Figure 2: Major lacuna in the spectrum of translational research

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  The Spectrum of Translational Research Top

Translational research begins with basic research, usually preclinical or animal studies. This stage is called “T0,” which defines the targets and the mechanisms. The next step involves inventing new diagnostic methods, interventions, treatment, and preventive measures, referred to as the “T1” stage. This is followed by stage “T3,” controlled studies that lead to adequate health care. Stage T4 is the impartment of recommended and timely care to the stakeholder, and the final stage is T4 aims at translating research outcomes at the population/community level. Hence, T0–T4, the spectrum includes basic research (T0), translation to humans (T1), translation to patients (T2), translational to practice (T3), and translation to the community (T4).[3],[6]

  Translational Research in Anatomy Top

Translational research in anatomy embraces the study or observations that clearly articulate their relevance to the broader aspects of anatomy and how they can impact patient care.[7]

Progress in basic science and biotechnology has brought tremendous changes in medical research. Genetic variations influence disease susceptibility and the treatment response of an individual. With the advent of newer technologies, genomic sequencing has become cost-effective and is widely used in precision medicine. Unlike in the olden days, when the treating physician relied entirely on an average patient's expected outcome, advances in pharmacogenetics have paved the way for more personalized therapies and preventive measures.[8] Translating genomic and advanced approaches will transform clinical practice into more individualized and gene-based diagnostics and treatment tactics. Translational genomics focuses on the improvisation of human health by collaborating between genetic research in the laboratory and their application in clinical practice. This is aided by the recent technologies which have enabled the discovery of biomarkers, tailored interventions, and customizing prophylactic preventive measures. Hence, a multidisciplinary approach in the community must overcome the barriers to the practical clinical adoption of such a revolutionary paradigm to achieve optimal patient care and treatment.[9] As basic science researchers, anatomists are expected to contribute immensely to achieve this goal.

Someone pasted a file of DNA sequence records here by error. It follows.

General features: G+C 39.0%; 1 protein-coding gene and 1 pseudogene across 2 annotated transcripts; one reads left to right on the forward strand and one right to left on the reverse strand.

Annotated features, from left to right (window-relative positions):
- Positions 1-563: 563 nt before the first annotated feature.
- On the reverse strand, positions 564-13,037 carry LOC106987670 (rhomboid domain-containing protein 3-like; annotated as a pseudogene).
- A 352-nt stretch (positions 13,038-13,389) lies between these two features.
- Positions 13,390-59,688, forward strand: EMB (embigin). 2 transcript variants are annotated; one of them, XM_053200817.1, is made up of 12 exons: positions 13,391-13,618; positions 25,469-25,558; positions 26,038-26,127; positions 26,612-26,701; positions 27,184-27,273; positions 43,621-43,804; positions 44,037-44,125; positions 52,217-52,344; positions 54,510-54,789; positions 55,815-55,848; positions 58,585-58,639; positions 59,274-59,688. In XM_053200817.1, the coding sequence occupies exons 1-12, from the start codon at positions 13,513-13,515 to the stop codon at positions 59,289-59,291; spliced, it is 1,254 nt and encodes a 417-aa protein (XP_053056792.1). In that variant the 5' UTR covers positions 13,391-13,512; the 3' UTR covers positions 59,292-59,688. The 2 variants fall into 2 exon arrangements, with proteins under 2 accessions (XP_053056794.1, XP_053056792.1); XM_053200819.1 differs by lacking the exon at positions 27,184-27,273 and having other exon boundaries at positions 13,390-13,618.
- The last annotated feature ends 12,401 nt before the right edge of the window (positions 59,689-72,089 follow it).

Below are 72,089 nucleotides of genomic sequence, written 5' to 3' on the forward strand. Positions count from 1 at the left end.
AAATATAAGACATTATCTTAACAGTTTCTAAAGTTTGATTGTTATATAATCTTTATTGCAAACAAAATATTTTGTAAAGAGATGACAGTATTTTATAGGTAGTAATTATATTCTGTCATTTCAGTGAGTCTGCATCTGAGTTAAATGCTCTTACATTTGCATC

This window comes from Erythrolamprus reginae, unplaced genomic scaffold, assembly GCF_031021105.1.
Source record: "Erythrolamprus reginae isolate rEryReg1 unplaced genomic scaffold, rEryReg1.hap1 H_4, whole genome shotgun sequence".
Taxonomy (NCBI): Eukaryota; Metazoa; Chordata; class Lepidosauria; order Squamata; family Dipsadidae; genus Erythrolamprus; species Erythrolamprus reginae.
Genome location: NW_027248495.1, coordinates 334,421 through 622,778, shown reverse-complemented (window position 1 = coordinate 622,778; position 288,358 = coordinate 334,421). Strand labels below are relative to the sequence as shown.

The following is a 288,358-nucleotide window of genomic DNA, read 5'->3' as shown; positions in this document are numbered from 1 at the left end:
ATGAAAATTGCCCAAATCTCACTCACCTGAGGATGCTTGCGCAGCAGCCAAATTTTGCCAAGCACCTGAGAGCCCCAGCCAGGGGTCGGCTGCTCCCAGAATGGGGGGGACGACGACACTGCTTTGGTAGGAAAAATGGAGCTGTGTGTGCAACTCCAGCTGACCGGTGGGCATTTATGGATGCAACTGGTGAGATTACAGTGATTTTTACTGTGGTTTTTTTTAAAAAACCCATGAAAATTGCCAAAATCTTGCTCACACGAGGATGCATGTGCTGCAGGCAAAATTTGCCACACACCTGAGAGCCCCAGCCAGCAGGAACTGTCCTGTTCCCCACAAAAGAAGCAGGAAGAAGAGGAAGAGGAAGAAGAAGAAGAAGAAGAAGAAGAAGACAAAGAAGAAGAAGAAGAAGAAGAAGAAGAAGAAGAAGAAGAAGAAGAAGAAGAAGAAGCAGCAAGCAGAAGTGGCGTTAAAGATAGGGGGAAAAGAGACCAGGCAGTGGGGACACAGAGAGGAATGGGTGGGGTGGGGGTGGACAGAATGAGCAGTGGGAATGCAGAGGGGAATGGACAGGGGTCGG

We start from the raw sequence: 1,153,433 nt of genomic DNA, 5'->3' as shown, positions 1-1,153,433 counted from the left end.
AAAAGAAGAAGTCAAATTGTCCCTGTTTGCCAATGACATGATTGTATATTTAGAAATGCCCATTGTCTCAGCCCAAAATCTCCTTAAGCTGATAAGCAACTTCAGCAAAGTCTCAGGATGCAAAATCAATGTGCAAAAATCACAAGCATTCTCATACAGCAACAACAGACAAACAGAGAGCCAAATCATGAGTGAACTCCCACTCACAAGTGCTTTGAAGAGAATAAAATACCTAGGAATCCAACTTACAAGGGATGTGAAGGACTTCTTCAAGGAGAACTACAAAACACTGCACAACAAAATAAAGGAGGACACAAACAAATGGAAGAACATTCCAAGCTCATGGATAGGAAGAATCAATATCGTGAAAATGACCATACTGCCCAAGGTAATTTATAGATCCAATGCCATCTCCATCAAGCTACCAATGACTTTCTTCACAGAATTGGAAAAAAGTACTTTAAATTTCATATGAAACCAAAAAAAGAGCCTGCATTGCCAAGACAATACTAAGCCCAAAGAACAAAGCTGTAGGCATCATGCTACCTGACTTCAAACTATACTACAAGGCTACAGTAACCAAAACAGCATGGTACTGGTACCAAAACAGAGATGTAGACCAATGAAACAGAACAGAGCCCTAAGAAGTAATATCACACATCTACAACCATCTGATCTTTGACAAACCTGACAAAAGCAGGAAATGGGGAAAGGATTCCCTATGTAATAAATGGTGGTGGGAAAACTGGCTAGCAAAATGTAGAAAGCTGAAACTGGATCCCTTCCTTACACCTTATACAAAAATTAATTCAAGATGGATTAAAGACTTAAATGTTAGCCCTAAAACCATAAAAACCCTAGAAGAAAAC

An orthopedic implant is a medical device/tool designed to replace a bone, joint, or cartilage due to any damage/deformity. Designing and manufacturing customized implants is a field that has been rapidly evolving in recent years. Hence, a thorough understanding of the morphology and morphometry of various anatomical structures is needed to design and customize the three-dimensional model. The knowledge of it will be very much helpful in designing implants for particular gender/populations. With this method, it is possible to develop volumetric implants to replace a part of the bone or a plate type for the fixation of the fractured bone.[8] Knowledge of morphology and morphometry of soft tissue also plays an essential role in plastic surgery, cosmetology, and dentistry.

An effective collaboration with other branches is yet another opportunity to address the deficits in basic science research for clinical practice. The bench-to-bedside approach is effectively attained by fruitful collaboration and influencing the study outcome, thereby improving patient care. Translational research has gained significant momentum in the recent past owing to the crisis in translating essential science research findings into health-care advances in academia and industry. Although effective attempts have been made to mitigate this crisis, the fruitful outcome is obscure compared to the amount of investment and the applicability of the results. Thus, “the translational gap” exists, which hinders the effective translation of biomedical research. Hence, the quality of biomedical research should be assessed by the “effective translation” of its observations/results rather than by the number of grants received and publications in top journals.[3],[5]